The Prosecco vending machine is owned and run by the man who owns Osteria Senz’Oste, Cesare. If you’re really lucky (unlucky? ;)) enough, you might bump into him and get to sample his home brew. There was a non-Prosecco drink that I tried that had floating brains in in – I was assured they were figs but I wasn’t entirely convinced. I’m pretty sure I’m still recovering from it all.
Visiting the Prosecco Vending Machine
From Osteria Senz’Oste, follow the signs for ‘Prosecco’ (I mean, when would you ever not follow a sign for Prosecco?) up a narrow path through the vines to the top of the hill.
This is where you’ll find the famous Prosecco vending machines.
If you would have visited just a couple of years ago (like during my first visit), you would have found one lone machine on top of the hill. However, due to its increasing popularity, there are now three machines sat together under a makeshift wooden shelter. Two of the machines purely stock Prosecco, whilst the third machine is a nice pairing of Prosecco and food (cheese, meat and snacks), just in case you’ve already finished what you got from the Osteria. No judgement.
The machines are filled with nicely chilled Prosecco from several of the local wineries, with a bottle setting you back around €10 – 20. That’s pretty good pricing for the ability to do something quite rare – buy Prosecco from a vending machine.
Just pick the bottle you’d like, pay with cash or card, then an electronic arm will retrieve your bottle and deliver it to you.
There are (sometimes) cups on the side so you can drink your wine straight away, fuss-free. But I’d recommend spending a few extra euros to vend a small glass. It’s dispensed in a box, is as chilled as the Prosecco, it means you don’t have to drink your nice wine from a nasty plastic cup, and you can take it home as a memento of your trip.
Close to the machines, nestled within the vineyards, there are some thoughtfully placed tables where you can sit and enjoy your tipple while soaking up the beautiful views peeking out from behind the surrounding vines.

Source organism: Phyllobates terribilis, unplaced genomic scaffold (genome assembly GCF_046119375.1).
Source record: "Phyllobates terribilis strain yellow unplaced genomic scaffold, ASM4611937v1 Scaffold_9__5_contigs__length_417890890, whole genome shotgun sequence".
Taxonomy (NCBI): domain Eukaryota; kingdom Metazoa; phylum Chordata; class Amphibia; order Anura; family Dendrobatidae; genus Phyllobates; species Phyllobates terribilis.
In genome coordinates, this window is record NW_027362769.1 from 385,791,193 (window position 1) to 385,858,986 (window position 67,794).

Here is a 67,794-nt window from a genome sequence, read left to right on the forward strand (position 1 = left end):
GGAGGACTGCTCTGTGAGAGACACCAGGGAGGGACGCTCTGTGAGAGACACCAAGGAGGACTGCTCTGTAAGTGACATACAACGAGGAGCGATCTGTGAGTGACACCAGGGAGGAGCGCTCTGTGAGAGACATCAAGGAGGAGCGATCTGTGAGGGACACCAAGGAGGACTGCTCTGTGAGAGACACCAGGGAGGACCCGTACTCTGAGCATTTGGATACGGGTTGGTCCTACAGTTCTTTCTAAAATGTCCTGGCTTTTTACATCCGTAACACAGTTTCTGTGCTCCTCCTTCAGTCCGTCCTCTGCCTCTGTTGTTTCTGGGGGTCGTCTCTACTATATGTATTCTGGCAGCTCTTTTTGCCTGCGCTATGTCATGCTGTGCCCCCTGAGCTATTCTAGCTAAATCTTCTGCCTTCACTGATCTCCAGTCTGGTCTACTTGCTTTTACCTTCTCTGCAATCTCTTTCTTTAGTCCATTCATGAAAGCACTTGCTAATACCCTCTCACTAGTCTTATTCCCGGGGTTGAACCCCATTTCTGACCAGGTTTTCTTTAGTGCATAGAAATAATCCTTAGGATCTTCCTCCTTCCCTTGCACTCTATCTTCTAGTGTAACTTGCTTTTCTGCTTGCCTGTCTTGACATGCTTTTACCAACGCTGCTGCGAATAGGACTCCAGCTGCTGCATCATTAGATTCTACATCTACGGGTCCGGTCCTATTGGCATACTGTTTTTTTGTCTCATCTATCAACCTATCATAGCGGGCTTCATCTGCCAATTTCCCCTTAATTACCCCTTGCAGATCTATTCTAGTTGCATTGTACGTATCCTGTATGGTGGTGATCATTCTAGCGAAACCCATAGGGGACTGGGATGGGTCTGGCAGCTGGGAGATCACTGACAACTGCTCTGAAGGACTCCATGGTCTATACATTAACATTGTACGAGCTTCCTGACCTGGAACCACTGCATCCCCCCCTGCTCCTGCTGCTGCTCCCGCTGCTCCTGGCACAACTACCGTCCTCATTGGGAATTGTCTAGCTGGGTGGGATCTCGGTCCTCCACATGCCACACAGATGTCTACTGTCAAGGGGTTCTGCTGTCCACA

- You need an Italian ID card to use the Prosecco vending machine. If you’re visiting the region with a Prosecco driver, they’ll be more than happy to lend you theirs to vend your wine. They’ll even recommend which Prosecco to choose.
- If you’re paying at the vending machines with cash, bring small notes and coins as they don’t give change.
- You’ll want some flat footwear and a decent heart to climb the hill to the vending machine but it is absolutely worth it.
Visiting the Prosecco vending machine and Col Vetoraz Winery
On my first visit to the Prosecco region – the one where I didn’t plan things too well – I visited the trio of Col Vetoraz for wine tasting, Osteria Senz’Oste for lunch and the Prosecco vending machine for…well, for all the fun it entailed. It’s a pretty solid itinerary if you’ve just turned up in the area and don’t have much time to make a plan.
Col Vetoraz has a significantly expanded offering compared to when I first visited and if you’re not visiting on a weekend in peak season, you might be able to risk turning up without booking.
However, if you are planning ahead, there are better itineraries to follow. I send most of my readers to small, family run vineyards which work on appointment only and where you get the dedicated attention of a private tasting (for the same cost or less than Col Vetoraz). Yes, visit the Prosecco vending machine, but there is so much more of the Prosecco region to see. Book a driver and they will show you the best of the Prosecco region that most of the tourists never get to see.
When to visit the Prosecco Vending Machine
The vending machines can get quite busy, particularly during the weekends, so it’s best to plan ahead. Weekday lunchtime and early afternoon are probably your safest bet. If you’re only in the area during the weekend, try to arrive early to avoid crowds and find a table to yourselves.
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So, that’s my guide to visiting the Prosecco Vending machine in Italy. Got any questions? Let me know in the comments below.